Norilsk to Make Dividend Payments Linked to Debt and Earningsby
Miner's management proposes new plan of dividend payout
Fedorov says payments to be linked to net debt-to-Ebitda ratio
GMK Norilsk Nickel PJSC, Russia’s largest miner, plans to link its dividend to its debt and earnings so that payments can change according to market conditions.
The company’s management has asked the board to consider the new plan, First Deputy Chief Executive Officer Pavel Fedorov told reporters in Moscow on Monday. Norilsk currently has a fixed payout ratio, with half of earnings before interest, taxes, depreciation and amortization offered in annual dividends, or no less than $2 billion.
Mining companies globally have cut dividends to cope with an ongoing slump in commodity prices and reduced profits. Anglo American Plc, Rio Tinto Group and Vedanta Plc have scrapped shareholder payments after industrial-metal prices fell to a six-year low. Nickel has dropped 36 percent in the past year, more than any other main contract on the London Metal Exchange.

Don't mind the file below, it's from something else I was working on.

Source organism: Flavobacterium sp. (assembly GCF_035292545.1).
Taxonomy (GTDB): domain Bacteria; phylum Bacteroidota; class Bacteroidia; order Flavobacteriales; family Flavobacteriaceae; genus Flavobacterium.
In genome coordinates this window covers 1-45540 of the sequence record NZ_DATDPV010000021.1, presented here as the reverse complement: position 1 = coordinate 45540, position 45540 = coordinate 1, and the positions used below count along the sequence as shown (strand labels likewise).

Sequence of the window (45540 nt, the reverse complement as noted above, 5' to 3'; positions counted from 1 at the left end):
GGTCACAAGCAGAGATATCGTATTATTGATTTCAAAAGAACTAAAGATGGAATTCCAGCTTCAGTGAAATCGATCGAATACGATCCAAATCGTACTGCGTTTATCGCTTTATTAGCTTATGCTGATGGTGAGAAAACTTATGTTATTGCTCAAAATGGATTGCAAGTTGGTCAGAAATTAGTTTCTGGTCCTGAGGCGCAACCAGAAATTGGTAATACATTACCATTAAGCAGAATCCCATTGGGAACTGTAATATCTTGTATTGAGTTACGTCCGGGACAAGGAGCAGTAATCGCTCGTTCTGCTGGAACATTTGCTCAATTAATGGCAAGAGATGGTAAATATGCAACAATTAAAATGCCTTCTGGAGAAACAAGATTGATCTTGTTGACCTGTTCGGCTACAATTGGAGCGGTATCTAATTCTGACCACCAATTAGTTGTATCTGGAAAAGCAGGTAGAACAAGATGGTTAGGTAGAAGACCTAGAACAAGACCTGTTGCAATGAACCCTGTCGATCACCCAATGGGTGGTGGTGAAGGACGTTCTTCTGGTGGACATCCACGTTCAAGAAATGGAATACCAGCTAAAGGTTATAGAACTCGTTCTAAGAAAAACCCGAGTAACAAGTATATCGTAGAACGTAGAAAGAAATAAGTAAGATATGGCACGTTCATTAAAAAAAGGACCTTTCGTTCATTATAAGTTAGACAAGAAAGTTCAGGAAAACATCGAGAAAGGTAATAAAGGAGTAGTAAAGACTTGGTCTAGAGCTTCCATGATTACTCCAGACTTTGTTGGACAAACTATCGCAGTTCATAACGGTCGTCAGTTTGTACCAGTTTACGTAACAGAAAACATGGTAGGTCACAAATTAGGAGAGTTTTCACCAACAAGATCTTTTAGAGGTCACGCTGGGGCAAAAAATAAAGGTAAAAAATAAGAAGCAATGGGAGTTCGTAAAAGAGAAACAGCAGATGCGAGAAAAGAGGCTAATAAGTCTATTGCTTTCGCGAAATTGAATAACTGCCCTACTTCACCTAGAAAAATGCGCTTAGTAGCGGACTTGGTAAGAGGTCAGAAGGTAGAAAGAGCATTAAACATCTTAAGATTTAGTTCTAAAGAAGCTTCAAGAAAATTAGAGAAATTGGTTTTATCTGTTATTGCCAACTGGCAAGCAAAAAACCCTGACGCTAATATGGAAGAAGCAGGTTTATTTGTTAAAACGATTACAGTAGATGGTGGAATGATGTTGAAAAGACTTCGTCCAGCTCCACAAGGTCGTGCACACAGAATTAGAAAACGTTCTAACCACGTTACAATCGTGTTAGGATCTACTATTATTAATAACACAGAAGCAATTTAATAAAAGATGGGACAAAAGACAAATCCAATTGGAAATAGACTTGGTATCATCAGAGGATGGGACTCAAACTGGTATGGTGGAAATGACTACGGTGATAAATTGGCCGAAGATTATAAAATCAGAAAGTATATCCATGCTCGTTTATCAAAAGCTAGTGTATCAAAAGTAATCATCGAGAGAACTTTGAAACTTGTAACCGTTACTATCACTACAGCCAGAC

"The decision to review the dividend targets amidst, probably, the most challenging market conditions in a decade demonstrates the commitment of our core shareholders to keep Norilsk as one of the highest-yielding stocks among mining industry majors," Fedorov said.
Norilsk’s future payments will depend on its debt-to-earnings ratio, Fedorov said. It will pay 60 percent of Ebitda as an annual dividend when the net debt-to-Ebitda ratio falls below 1.8, while payments will be curbed to 30 percent of Ebitda when the ratio is higher than 2.2, the company said on Monday.
The payout for 2015 won’t be affected by the new policy. Norilsk will also set the minimum dividend per year at $1.3 billion for 2016 and then $1 billion through 2021. The 2016 minimum amount will be higher because the company expects to close the sale of its Nkomati nickel mine in Africa soon, Fedorov said.
The Moscow-based miner approved 227 billion rubles ($3.3 billion) in payments for 2014 and 99.2 billion rubles for the first three quarters of 2015.
Norilsk’s net debt-to-Ebitda ratio was at 1 at the end of 2015, though it could rise to 1.8 or higher this year after final payments for 2015 and if market conditions remain weak, Fedorov said.
"The new dividend policy will allow the company to be more flexible to the market situation and also sends the signal to the rating agencies that the company sees keeping its debt at a relatively low level as a strategic priority," he said.